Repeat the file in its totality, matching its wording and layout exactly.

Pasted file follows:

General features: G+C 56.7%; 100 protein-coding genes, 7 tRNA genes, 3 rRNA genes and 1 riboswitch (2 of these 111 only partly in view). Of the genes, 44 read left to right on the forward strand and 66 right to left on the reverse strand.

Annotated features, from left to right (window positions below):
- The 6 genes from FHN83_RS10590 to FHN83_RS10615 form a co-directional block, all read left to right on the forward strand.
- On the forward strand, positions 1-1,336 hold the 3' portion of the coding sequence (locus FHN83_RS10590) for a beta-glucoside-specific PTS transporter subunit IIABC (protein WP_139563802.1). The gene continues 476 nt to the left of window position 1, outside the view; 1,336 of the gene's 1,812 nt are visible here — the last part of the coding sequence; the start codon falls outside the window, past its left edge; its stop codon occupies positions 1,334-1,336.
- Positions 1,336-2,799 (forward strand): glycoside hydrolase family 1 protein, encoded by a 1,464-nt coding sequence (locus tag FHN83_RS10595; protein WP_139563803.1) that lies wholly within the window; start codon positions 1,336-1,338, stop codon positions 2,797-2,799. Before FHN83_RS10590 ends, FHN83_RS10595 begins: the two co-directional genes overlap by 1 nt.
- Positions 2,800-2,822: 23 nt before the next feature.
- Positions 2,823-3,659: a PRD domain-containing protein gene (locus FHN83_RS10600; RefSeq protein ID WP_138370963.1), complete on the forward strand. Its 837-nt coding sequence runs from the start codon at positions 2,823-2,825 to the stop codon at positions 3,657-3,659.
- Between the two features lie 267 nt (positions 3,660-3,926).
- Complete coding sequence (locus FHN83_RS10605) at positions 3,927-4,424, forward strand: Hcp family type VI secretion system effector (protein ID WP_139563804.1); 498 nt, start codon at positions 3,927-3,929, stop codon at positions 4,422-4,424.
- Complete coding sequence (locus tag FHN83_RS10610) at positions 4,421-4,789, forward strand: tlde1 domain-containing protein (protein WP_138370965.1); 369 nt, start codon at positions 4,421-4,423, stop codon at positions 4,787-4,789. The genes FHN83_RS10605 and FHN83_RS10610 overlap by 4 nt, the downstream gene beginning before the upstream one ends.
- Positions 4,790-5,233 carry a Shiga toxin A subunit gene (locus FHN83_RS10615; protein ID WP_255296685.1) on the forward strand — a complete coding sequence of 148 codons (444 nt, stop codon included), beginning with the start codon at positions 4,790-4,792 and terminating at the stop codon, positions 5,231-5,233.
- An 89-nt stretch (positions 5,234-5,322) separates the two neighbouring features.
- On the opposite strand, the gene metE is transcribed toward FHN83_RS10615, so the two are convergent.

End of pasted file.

General features: G+C 56.7%; 100 protein-coding genes, 7 tRNA genes, 3 rRNA genes and 1 riboswitch (2 of these 111 only partly in view). Of the genes, 44 read left to right on the forward strand and 66 right to left on the reverse strand.

Annotated features, from left to right (window positions below):
- The 6 genes from FHN83_RS10590 to FHN83_RS10615 form a co-directional block, all read left to right on the forward strand.
- On the forward strand, positions 1-1,336 hold the 3' portion of the coding sequence (locus FHN83_RS10590) for a beta-glucoside-specific PTS transporter subunit IIABC (protein WP_139563802.1). The gene continues 476 nt to the left of window position 1, outside the view; 1,336 of the gene's 1,812 nt are visible here — the last part of the coding sequence; the start codon falls outside the window, past its left edge; its stop codon occupies positions 1,334-1,336.
- Positions 1,336-2,799 (forward strand): glycoside hydrolase family 1 protein, encoded by a 1,464-nt coding sequence (locus tag FHN83_RS10595; protein WP_139563803.1) that lies wholly within the window; start codon positions 1,336-1,338, stop codon positions 2,797-2,799. Before FHN83_RS10590 ends, FHN83_RS10595 begins: the two co-directional genes overlap by 1 nt.
- Positions 2,800-2,822: 23 nt before the next feature.
- Positions 2,823-3,659: a PRD domain-containing protein gene (locus FHN83_RS10600; RefSeq protein ID WP_138370963.1), complete on the forward strand. Its 837-nt coding sequence runs from the start codon at positions 2,823-2,825 to the stop codon at positions 3,657-3,659.
- Between the two features lie 267 nt (positions 3,660-3,926).
- Complete coding sequence (locus FHN83_RS10605) at positions 3,927-4,424, forward strand: Hcp family type VI secretion system effector (protein ID WP_139563804.1); 498 nt, start codon at positions 3,927-3,929, stop codon at positions 4,422-4,424.
- Complete coding sequence (locus tag FHN83_RS10610) at positions 4,421-4,789, forward strand: tlde1 domain-containing protein (protein WP_138370965.1); 369 nt, start codon at positions 4,421-4,423, stop codon at positions 4,787-4,789. The genes FHN83_RS10605 and FHN83_RS10610 overlap by 4 nt, the downstream gene beginning before the upstream one ends.
- Positions 4,790-5,233 carry a Shiga toxin A subunit gene (locus FHN83_RS10615; protein ID WP_255296685.1) on the forward strand — a complete coding sequence of 148 codons (444 nt, stop codon included), beginning with the start codon at positions 4,790-4,792 and terminating at the stop codon, positions 5,231-5,233.
- An 89-nt stretch (positions 5,234-5,322) separates the two neighbouring features.
- On the opposite strand, the gene metE is transcribed toward FHN83_RS10615, so the two are convergent.